, NAIROBI, Kenya, Nov 15 – Google sister company, Loon, and Telkom have secured the regulatory approval to test balloon-powered internet.
Loon has begun importing and installing ground infrastructure in Kenya with initial test on Telkom’s network expected in the first half of 2019.
Loon’s Chief Executive Officer Alastair Westgarth said that Loon and Telkom are working collaboratively with governmental agencies to bring Loon’s service to Kenya.
“We have been working in close collaboration with the Kenya Communications Authority, Civil Aviation Authority, and others to secure the needed approvals to usher in Africa’s first-ever deployment of this innovative solution to connect unconnected and under-connected communities,” said Westgarth.
The regulatory approvals allow Loon to host Telkom spectrum on its stratospheric balloons; utilise millimeter wave spectrum to send connectivity from the ground to balloons overhead, and import and install ground infrastructure.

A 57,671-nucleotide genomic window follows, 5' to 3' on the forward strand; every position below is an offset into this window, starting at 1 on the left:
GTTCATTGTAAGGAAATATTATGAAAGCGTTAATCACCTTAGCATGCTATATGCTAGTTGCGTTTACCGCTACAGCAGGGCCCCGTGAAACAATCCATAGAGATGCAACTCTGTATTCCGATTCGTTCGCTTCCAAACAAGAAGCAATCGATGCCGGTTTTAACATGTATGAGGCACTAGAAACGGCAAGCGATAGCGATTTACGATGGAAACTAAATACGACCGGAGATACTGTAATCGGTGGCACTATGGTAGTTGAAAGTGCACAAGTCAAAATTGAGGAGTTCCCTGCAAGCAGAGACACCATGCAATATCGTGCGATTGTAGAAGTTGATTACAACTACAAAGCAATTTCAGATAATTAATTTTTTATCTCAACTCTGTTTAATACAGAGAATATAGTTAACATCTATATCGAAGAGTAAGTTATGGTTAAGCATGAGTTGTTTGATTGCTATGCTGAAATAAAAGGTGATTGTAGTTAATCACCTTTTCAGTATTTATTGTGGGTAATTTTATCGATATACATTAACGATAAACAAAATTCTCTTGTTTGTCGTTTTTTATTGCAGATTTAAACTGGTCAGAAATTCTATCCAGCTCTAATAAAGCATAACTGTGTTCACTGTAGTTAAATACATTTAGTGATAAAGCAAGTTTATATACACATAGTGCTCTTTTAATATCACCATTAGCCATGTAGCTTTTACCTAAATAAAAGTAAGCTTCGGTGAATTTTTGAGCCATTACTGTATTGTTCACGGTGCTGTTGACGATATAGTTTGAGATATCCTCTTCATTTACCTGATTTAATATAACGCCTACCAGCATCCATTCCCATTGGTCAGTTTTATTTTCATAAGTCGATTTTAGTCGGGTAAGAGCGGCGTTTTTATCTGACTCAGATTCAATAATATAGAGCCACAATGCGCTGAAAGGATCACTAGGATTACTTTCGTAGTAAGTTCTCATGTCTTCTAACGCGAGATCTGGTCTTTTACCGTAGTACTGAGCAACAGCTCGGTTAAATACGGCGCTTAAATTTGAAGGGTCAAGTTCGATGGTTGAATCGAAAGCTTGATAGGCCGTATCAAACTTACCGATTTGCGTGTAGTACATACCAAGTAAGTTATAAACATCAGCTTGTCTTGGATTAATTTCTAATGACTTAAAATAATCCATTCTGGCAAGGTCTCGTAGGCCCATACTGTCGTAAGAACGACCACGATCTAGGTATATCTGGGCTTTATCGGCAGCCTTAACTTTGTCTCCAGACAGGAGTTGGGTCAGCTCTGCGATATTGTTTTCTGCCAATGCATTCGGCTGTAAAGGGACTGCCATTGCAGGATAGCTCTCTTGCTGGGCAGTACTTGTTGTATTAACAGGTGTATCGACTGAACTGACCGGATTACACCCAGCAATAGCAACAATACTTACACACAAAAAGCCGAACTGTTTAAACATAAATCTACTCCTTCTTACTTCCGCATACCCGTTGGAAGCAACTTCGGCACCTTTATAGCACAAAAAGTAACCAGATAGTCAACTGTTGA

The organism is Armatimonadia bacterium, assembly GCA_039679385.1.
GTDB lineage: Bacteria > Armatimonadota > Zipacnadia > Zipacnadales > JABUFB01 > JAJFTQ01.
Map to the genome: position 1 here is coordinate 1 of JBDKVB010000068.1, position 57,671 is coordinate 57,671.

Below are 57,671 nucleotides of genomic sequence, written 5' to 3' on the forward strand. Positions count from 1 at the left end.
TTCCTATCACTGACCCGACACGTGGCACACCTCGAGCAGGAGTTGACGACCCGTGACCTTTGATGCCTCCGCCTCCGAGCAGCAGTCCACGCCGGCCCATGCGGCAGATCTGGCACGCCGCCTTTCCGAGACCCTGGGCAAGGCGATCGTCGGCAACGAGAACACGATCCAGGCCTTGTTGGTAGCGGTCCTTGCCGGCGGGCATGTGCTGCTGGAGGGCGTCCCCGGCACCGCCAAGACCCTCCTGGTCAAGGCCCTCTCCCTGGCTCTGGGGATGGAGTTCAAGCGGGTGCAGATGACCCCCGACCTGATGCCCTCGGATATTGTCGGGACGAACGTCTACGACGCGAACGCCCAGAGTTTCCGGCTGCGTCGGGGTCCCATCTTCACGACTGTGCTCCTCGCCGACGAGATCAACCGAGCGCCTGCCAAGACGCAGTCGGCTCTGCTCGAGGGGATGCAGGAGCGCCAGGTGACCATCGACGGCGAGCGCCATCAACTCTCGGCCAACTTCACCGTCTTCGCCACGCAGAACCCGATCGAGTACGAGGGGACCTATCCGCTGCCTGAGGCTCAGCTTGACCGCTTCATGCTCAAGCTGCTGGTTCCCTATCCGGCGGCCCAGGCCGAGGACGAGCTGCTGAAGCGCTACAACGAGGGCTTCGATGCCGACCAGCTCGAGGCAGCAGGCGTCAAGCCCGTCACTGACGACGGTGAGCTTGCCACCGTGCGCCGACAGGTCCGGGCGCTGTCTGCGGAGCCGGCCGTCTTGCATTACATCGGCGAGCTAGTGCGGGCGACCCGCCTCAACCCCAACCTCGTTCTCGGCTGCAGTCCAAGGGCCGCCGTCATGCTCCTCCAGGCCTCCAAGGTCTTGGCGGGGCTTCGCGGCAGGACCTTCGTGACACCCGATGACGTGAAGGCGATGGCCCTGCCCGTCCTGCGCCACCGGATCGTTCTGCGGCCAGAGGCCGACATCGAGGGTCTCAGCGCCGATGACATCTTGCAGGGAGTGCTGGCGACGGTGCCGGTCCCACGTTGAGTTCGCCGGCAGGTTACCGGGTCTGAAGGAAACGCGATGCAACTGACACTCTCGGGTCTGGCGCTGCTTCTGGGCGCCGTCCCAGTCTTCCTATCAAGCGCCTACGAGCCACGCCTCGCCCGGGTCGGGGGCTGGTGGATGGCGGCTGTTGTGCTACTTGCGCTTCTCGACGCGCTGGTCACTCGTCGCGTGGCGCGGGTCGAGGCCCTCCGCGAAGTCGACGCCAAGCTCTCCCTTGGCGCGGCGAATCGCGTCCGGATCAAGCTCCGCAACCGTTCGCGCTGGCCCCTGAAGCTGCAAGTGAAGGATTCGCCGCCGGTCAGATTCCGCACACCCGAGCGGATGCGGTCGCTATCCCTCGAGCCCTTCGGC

Loon has worked with Telkom, Nokia, East Africa Data Centre, and Liquid Telecom to install ground stations in Nairobi and Nakuru.
Communications Authority Director General Francis Wangusi says the technology will help deliver internet to the unconnected and under-connected using Loon’s Balloon powered technology on a trial basis.
” We encourage other industry players to leverage on new and emerging technologies to roll out ICT services, particularly in remote and rural parts of the country.’’
Loon’s solution works by beaming Internet connectivity from these ground stations to a balloon 20km overhead.
From there, the signal can be sent across multiple balloons, creating a network of floating cell towers that deliver connectivity directly to a user’s LTE-enabled device below.
Combined with the large coverage area of each balloon – roughly 30 times greater than a ground-based system – Loon makes it possible to provide service to traditionally hard-to-reach areas.
In Kenya, Loon and Telkom have announced that the initial service area will be in the general region of central Kenya, some of which has been difficult to service due to mountainous and inaccessible terrain.